AFRICANGLOBE – In the country’s biggest stadium, the ANC gathered a crowd edging on 100 000 people for its showpiece Siyanqoba rally, then gave them little inspiration and nothing to talk about. Above the FNB Stadium circled a small plane trailing a “vote DA [Democratic Alliance] May 7” banner, which was remarked on only because there was nothing else to do.
An hour away, in what was due to be a sideshow, the upstart Economic Freedom Fighters (EFF) threw together an event less than 48 hours after it received permission to go ahead. And there, former ANC Youth League leader Julius Malema showed why his former comrades consider him a threat.
In a passionate speech, Malema made wild accusations about the elder parties and the usual promises that last only as long as the voting station doors are open (the EFF will not enter into coalition with anyone, Malema swore). But he also touched on issues both obvious and superficial: Marikana, the DA as die wit gevaar, civil servants on the gravy train, and courage in the face of power.
More importantly, Malema kept his audience of around 30,000 enthralled for the entire duration of his speech, throwing out quotable quotes as he went.
By contrast, ANC president Jacob Zuma got less than 10 minutes into his predictable speech before people started to drift away, and within 30 minutes his soporific delivery had emptied a third of the seats occupied, just shortly before, by energetic and committed party loyalists.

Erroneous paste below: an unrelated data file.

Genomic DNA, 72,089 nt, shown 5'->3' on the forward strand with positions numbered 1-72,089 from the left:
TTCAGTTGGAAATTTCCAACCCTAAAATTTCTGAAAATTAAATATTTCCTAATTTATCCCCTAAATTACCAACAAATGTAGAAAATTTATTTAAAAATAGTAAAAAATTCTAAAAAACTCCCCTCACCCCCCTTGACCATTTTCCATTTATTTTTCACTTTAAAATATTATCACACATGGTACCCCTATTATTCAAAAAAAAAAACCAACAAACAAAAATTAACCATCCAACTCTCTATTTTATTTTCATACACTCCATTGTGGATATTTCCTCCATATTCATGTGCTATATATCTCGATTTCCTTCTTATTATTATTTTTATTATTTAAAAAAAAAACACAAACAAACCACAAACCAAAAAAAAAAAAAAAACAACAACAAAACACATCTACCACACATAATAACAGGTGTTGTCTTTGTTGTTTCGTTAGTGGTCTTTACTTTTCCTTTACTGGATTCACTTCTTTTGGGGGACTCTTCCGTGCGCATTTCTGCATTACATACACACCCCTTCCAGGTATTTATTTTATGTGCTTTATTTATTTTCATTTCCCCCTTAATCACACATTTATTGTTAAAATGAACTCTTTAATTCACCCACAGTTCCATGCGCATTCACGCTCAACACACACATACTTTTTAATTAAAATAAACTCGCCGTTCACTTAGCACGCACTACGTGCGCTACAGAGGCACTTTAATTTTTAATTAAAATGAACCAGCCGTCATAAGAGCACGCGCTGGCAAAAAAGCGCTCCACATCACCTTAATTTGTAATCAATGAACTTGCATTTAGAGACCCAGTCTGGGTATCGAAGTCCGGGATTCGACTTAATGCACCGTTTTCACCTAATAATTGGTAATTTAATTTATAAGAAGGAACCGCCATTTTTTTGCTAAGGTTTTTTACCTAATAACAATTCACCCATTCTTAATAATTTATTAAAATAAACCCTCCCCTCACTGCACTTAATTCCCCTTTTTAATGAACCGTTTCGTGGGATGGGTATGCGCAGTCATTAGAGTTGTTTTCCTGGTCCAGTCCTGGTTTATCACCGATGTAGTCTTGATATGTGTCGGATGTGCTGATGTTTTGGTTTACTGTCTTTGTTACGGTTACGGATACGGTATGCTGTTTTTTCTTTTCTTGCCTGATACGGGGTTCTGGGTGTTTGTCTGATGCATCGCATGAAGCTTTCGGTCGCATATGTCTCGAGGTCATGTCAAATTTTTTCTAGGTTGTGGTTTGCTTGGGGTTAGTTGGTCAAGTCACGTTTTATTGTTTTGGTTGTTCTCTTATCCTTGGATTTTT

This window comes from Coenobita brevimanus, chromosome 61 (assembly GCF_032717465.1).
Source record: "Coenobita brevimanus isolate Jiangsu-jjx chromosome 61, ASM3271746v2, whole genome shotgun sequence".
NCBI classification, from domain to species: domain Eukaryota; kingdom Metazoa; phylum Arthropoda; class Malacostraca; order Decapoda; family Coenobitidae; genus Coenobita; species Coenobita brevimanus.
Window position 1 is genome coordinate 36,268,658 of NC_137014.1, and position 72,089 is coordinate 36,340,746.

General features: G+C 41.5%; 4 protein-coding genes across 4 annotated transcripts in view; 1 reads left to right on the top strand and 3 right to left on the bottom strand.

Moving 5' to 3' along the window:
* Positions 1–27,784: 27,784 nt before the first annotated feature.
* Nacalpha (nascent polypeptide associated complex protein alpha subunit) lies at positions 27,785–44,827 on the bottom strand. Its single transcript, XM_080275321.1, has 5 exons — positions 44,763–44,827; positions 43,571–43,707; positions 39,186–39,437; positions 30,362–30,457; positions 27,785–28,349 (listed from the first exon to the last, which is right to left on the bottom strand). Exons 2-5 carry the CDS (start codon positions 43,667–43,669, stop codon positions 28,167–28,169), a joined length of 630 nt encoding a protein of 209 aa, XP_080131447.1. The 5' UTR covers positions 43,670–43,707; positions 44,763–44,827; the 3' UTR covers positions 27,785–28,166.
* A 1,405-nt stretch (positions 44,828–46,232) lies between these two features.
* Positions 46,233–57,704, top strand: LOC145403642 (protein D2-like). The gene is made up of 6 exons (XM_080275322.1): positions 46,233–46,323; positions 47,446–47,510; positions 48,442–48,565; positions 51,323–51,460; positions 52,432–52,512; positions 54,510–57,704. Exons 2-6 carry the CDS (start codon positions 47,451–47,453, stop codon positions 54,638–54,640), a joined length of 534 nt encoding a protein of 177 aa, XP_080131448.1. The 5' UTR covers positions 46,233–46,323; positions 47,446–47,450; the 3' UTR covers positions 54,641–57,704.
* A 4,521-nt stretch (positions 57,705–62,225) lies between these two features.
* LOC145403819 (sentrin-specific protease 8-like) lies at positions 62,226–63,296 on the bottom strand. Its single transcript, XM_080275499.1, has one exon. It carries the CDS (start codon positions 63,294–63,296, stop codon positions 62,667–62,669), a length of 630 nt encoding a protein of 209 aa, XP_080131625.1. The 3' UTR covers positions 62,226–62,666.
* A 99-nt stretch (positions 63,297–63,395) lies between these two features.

In Tshwane, Malema had a rapturous response; in Johannesburg Zuma was described as “okay”. And it was up to the warm-up acts to provide the catchy, militant soundbites: the EFF as idea-thieves, the DA as the “party of White privilege”.
So with one days left for the undecideds – by all indications, a group large enough to swing a good handful of seats in Parliament – to make up their minds, Malema came out strong, Zuma came out dignified if absent, and the DA did not make an impression at all.
Two incidents on the day illustrated how constrained the ANC found itself compared to the EFF, despite its money and organisational skills.
Just before the ANC rally received messages of support and endorsement revolutionary in tone from its youth league, Cosatu and the South African Communist Party (SACP) – each important to the current ruling party’s campaign in different ways – ANC rising star Malusi Gigaba had to ask for a second time that some banners displayed in the stadium be removed. The banners, he explained, could see the party get penalised for failing to honour a commitment with the venue organisers. And so, banners for, among others, the SACP, were pulled back so that the logo of a major commercial bank would not be obscured.
With the scene set, Zuma delivered his keynote address. He spoke of the various gains made by the ANC, listing numbers and statistics to little response. He spoke of South Africa’s place in the world, and the nature of its leadership on the continent, and nobody cared. Then, to wind it all up, Zuma listed those in honour of whom the vote should go: Nelson Mandela, Oliver Tambo, Walter Sisulu, Chris Hani, Solomon Mahlangu …
And as he harked back to his party’s legacy, the crowd, so disinterested in its current state or recent achievements, went wild.
By: Phillip De Wet